Roberts reclaims the lead if you believe Republican Taylor supporters and Republican Orman supporters will return home to Roberts in large part - even after having reallocated the overwhelming majority of Democratic Taylor supporters to Greg Orman's column.

Now, what should we do with those Batson numbers? The little-known Libertarian candidate is polling at 6% (impressive for third party candidates in general, though nearly common place for several elections this year and last). But if 2014 follows the regular rules, Batson will likely win less than the 6% he currently polls at. So suppose we reallocate half of Democratic Batson supporters to Orman's column, while leaving the other half with Batson. Orman's percentage among Democratic likely voters would suddenly be at ~70%. Let's do the same with Batson's Republican supporters - half of them will be reallocated to Pat Roberts column, the other half will stay with Batson. As for Batson's Independent supporters, half of them are reallocated evenly to Roberts and Orman, the other half stay in Batson's corner. In such a scenario, the Survey USA poll would have looked like this:

The last group we've yet to hypothetically deal with is undecided voters. 9% of both Democrats and Republicans were undecided. 18% of Independents are undecided. For simplicity sake, and to give the benefit of the doubt to the Democrats, let's say all 9% of undecided Democrats support Orman in the end. This would elevate his level of Democratic support to 79% (remember, he started at 52%). Regarding the undecided Republicans, lets allocate them evenly between Roberts and Orman (again, purposely being overly beneficial to Orman). This pushes Robert's percentage among Republicans up to 77% (remember, we started at 59%). Finally, lets allocate two-thirds of the 18% of undecided Independents to Orman, and one-third of the undecided Independents to Roberts.  Even then, under this fairly rosy scenario for Greg Orman, Pat Roberts still comes out on top. But only barely:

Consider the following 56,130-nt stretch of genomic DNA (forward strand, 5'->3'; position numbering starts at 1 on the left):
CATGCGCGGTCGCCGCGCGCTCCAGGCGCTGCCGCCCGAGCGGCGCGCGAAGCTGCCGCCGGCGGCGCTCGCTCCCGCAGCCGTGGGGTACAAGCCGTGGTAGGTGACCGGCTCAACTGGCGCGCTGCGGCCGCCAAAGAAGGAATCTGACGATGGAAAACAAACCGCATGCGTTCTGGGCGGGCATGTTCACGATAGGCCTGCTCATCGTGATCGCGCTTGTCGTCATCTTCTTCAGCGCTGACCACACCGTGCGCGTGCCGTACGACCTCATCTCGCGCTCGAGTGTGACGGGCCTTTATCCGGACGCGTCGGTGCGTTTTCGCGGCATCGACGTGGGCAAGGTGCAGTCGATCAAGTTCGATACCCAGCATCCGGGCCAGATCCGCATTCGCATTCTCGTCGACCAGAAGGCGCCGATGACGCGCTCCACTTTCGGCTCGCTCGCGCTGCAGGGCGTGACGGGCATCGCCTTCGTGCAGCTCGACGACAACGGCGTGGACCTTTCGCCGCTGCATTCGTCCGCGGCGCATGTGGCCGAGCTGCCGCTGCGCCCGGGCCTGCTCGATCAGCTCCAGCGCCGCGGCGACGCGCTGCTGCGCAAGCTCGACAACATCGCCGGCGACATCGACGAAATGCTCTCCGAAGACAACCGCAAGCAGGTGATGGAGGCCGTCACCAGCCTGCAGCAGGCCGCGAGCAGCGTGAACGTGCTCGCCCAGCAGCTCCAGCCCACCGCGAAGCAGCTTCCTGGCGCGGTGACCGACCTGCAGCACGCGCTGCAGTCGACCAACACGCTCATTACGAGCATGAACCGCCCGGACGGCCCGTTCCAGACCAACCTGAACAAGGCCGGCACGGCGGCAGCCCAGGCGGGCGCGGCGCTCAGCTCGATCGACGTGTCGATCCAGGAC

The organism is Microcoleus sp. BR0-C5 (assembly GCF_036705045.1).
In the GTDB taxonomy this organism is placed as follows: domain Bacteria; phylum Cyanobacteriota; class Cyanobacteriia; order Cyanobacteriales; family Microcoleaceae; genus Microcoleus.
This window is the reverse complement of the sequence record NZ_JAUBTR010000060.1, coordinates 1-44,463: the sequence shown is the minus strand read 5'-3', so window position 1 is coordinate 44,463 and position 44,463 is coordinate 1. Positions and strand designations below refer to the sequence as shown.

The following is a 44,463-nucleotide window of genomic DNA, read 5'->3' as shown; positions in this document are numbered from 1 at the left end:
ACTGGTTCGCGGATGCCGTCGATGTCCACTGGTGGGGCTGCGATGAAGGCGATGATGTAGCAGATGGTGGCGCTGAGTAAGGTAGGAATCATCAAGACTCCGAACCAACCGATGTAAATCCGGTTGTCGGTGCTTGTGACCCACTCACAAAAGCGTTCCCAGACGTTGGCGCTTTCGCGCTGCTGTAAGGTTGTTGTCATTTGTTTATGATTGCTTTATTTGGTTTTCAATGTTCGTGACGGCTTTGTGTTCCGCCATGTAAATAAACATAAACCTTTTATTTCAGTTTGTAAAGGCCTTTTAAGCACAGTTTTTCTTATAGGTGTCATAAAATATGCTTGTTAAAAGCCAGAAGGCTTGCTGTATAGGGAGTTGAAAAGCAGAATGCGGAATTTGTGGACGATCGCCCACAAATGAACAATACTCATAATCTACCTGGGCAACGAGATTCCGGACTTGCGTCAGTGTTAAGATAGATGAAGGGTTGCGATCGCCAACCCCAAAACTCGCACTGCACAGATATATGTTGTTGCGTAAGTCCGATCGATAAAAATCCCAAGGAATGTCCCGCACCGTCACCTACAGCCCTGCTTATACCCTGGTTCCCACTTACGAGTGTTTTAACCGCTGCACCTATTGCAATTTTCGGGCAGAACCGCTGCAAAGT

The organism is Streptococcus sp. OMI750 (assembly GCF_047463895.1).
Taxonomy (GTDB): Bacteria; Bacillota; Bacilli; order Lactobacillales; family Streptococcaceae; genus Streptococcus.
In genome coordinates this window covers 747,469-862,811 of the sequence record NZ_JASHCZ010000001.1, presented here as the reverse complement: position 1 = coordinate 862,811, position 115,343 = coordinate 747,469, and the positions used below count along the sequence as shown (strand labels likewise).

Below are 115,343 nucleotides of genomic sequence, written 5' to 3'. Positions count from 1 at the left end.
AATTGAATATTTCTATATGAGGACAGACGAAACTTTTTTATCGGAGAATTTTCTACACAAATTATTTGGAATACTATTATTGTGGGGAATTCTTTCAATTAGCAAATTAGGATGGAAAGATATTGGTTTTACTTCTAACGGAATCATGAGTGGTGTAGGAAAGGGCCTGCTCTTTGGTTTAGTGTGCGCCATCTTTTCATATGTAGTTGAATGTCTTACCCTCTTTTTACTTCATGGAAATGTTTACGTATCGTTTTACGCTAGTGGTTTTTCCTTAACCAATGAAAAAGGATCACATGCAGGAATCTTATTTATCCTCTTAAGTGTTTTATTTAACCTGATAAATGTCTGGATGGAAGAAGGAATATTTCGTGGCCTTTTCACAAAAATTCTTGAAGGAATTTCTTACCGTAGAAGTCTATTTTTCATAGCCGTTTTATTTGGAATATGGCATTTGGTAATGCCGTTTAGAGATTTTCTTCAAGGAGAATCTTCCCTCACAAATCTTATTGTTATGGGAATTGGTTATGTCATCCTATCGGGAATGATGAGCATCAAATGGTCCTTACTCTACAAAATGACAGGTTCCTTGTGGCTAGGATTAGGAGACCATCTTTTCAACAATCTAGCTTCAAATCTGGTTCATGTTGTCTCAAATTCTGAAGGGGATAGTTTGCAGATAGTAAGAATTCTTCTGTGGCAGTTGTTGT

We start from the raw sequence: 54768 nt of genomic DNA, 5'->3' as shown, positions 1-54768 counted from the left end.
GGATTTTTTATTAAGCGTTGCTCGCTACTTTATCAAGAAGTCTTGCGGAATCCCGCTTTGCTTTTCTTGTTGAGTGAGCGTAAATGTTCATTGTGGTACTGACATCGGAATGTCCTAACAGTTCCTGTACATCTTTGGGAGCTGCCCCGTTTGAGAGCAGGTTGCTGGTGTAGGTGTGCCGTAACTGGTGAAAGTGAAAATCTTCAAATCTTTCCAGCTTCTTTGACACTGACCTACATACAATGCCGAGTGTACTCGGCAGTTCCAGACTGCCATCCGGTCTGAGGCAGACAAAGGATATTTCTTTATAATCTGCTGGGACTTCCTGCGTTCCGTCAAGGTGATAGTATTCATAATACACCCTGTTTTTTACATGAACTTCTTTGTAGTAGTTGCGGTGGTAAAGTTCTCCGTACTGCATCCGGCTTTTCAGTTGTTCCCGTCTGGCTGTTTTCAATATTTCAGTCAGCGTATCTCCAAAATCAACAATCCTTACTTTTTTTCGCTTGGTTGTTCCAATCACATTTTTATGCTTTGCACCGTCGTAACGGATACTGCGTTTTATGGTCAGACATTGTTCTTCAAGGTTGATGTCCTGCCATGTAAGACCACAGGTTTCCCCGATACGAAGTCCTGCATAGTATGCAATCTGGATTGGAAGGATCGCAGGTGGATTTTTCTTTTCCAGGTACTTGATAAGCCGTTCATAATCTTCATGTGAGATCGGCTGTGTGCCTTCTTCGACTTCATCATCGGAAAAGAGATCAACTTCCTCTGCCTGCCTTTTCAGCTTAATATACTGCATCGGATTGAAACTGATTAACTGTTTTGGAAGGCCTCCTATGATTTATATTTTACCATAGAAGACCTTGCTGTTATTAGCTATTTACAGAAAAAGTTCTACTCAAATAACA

The news isn't good, by any stretch, for Kansas Republicans. Outside of the Senate race, Brownback is polling pretty terribly for a long-time, once popular Kansas statewide politician. But it isn't over yet for Senator Pat Roberts. 36% is a daunting place to be for any incumbent under any electoral scenario. But even considering some of the rosier situations for Independent Greg Orman, he manages a two point deficit at best.

Who knows how the Kansas Senate race will shake out? And the examples above are just a small glance at a few likely scenarios. If anyone is interested, feel free to show me some likely scenarios in which Orman overtakes Roberts (dealing away with high Taylor vote, high Batson vote, and high number of undecides).


  1. "consider the partisan make-up of the 10% of Kansas likely voters that say they will vote for Chad Taylor. 21% of them are Democrats. 12% are Independents, and 3% are Republicans."


    "In the meantime, reallocate two-thirds of the Taylor-supporting Republicans to the Roberts column, and leave the remaining third with Taylor."

    So, among Republicans who have already rejected the Republican in favor of a Democrat, none will end up with Orman?? Does't it make more sense to assign more of these voters to Orman than to Roberts? Or, at least to split them?

  2. That first section has been edited to make sense (it did not previously, as I assume you were pointing out with 'huh??' Thanks for the catch.

    Regarding your second point - as I noted in my last hypothetical, I'm making lots of assumptions that are favorable to Greg Orman. But you raise a good point. In an effort to be overly favorable to Orman, lets give him ALL of the Taylor-supporting Republicans, and none to Roberts. Even after that, it's a 46-46% tie in the final scenario (46.0 Roberts, 45.7% Orman, to be exact).


Note: Only a member of this blog may post a comment.